John Manners, 1st Duke of Rutland

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John Manners
Duke of Rutland
1st Duke Rutland001.jpg
John Manners, the 9th Earl of Rutland and the 1st Duke of Rutland, oil by Johann Closterman, 1679, Belvoir Castle
Born(1638-05-29)29 May 1638
Died10 January 1711(1711-01-10) (aged 72)
Belvoir Castle
Spouse(s)Lady Anne Pierrepont
Lady Diana Bruce
Catherine Wriothesley Noel
IssueJohn Manners, 2nd Duke of Rutland
Catherine Leveson-Gower, Baroness Gower
Dorothy Noel, Countess of Gainsborough
FatherJohn Manners, 8th Earl of Rutland
MotherFrances Montagu

John Manners, 1st Duke of Rutland and 9th Earl of Rutland (29 May 1638 – 10 January 1711) was a British MP, and Whig politician. His divorce from his first wife caused much comment, partly because it was thought to have political implications.


He was born at Boughton, Northamptonshire, the son of John Manners, 8th Earl of Rutland, and Frances Montagu. His maternal grandparents were Sir Edward Montagu, 1st Baron Montagu of Boughton, and his wife Elizabeth Jeffries.[citation needed] He was styled Lord Roos from 1641 until 1679.

He had six sisters, all of whom married into the nobility. Dorothy became Countess of Shaftesbury; Grace became Viscountess Chaworth; Margaret became countess of Salisbury; Elizabeth became Countess of Anglesey; Anne became Viscountess Howe, and Frances became Countess of Exeter.

He served, rather passively, as Member of Parliament for Leicestershire from 1661 until 1679. Politically he was a Whig, but did not attend court after 1689, preferring the life of a country magnate.

Lord Roos succeeded his father as Lord Lieutenant of Leicestershire in 1677, and proved an effective deputy of the crown. His invitation to Lord Sherard to stand with him for Leicestershire instead of a gentry candidate upset the Leicestershire gentry, and the Commons disallowed Roos' election. He was created Baron Manners of Haddon on 30 April 1679 and sent to the House of Lords instead, but succeeded as Earl of Rutland on 29 September 1679 at the death of his father. He retained his lord lieutenancy in 1681, despite supporting the Exclusion Bill, but was turned out by James II in 1687.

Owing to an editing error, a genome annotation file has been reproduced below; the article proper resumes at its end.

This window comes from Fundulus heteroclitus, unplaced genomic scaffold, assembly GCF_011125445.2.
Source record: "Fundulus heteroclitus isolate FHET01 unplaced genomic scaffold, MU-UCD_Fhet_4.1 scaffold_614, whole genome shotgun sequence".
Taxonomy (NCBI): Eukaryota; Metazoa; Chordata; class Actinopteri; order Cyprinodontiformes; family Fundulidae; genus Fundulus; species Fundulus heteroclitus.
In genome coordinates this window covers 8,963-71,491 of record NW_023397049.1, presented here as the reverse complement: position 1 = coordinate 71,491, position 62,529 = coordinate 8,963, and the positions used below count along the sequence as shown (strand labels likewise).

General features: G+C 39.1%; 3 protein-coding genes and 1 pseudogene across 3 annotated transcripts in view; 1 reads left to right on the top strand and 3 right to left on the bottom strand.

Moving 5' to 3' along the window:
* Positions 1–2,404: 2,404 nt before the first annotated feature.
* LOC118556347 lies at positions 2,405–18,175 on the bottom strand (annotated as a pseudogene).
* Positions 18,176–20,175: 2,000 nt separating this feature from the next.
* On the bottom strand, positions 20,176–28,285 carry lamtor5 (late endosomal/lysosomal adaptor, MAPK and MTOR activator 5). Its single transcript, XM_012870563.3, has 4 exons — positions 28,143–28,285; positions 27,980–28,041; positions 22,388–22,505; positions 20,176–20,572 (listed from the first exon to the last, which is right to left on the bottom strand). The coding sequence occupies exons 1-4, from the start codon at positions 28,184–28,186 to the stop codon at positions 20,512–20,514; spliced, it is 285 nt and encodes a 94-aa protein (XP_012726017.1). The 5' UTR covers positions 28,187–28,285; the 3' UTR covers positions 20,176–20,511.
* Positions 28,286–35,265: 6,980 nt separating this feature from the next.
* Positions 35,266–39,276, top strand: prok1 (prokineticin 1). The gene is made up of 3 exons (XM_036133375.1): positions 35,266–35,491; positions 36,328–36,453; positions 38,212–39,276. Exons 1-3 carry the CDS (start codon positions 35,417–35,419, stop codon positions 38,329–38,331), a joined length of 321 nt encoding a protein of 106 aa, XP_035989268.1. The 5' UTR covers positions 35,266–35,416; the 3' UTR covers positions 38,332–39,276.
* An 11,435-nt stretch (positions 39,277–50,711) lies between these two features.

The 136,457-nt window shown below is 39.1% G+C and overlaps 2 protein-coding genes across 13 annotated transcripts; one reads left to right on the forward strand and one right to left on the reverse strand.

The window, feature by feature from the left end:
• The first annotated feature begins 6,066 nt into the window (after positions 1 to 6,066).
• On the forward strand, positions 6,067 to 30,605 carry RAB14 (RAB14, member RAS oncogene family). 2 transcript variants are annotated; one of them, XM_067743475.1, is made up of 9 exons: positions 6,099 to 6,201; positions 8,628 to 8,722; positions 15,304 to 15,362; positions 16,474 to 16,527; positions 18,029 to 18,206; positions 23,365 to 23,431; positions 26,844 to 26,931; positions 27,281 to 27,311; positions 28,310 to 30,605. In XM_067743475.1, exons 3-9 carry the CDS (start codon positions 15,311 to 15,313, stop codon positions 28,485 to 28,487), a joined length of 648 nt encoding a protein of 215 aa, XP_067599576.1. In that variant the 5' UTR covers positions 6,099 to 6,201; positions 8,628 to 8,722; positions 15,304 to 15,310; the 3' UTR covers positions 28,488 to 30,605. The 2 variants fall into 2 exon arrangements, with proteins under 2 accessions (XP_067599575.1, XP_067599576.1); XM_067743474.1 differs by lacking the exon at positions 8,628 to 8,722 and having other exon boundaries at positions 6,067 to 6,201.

During the events leading to the Glorious Revolution, Rutland received the then Princess Anne at Belvoir Castle on her flight from London late in 1688.[1] Reappointed by William in 1689, he resigned in 1702, to protest government promotion of Tory interests in Leicestershire. He was briefly Custos Rotulorum of Leicestershire thereafter (22 August 1702 – 22 March 1703). On 29 March 1703, his long support of the Whig government was rewarded by his creation as Duke of Rutland and Marquess of Granby. Rutland was reappointed to the lord lieutenancy in 1706, which he retained until his death on 10 January 1711.[2]


He married firstly his second cousin (they were second cousins and also second cousins once removed), Lady Anne Pierrepont, daughter of Henry Pierrepont, 1st Marquess of Dorchester, and Cecilia Bayning, on 15 July 1658. The failure of their marriage attracted considerable public attention, as divorce was not generally available at the time. He obtained a "separation from bed and board" in 1663 on grounds of her adultery, and private Acts of Parliament in 1667 bastardizing her issue since 1659 and granting him permission to remarry in 1670. This process required considerable expenditure and trouble. It also caused a series of quarrels with his hot-tempered father-in-law, who on one occasion challenged him to a duel. The divorce proceedings aroused enormous public interest and had some political significance since among the regular attenders in the House of Lords was King Charles II of England himself. By his own account he was only there for the entertainment, saying that he found the debates "as good as a play"; but there was a rumour that the King intended to use the divorce as a precedent for divorcing his own childless Queen, Catherine of Braganza. In the event, the rumour came to nothing. However, the King, who now saw Parliamentary debates as a useful guide to the opinions of the ruling class, began to attend the House of Lords regularly. Peers became accustomed to "speaking to the fireside" (i.e. addressing themselves directly to the King, who, to indicate that he was only present as an observer, usually sat by the fire).

He married, secondly, Lady Diana Bruce, daughter of Robert Bruce, 2nd Earl of Elgin, and Lady Diana Grey, on 10 November 1671. She died on 15 July 1672 in childbirth.

He married, thirdly, Catherine Wriothesley Noel (died 1733), daughter of Baptist Noel, 3rd Viscount Campden, on 8 January 1673. They had three children:

He died at his home, Belvoir Castle.

See also[edit]


  1. ^ Chisholm, Hugh, ed. (1911). "Rutland, Earls and Dukes of" . Encyclopædia Britannica. Vol. 23 (11th ed.). Cambridge University Press. p. 943.
  2. ^ Archbold 1893.


Parliament of England
Preceded by Member of Parliament for Leicestershire
With: George Faunt 1661–1679
The Lord Sherard 1679
Succeeded by
Honorary titles
Preceded by Lord Lieutenant of Leicestershire
Succeeded by
Preceded by Lord Lieutenant of Leicestershire
Succeeded by
Preceded by Custos Rotulorum of Leicestershire
Preceded by Lord Lieutenant of Leicestershire
Peerage of England
Preceded by Earl of Rutland
Succeeded by
New creation Baron Manners of Haddon
Duke of Rutland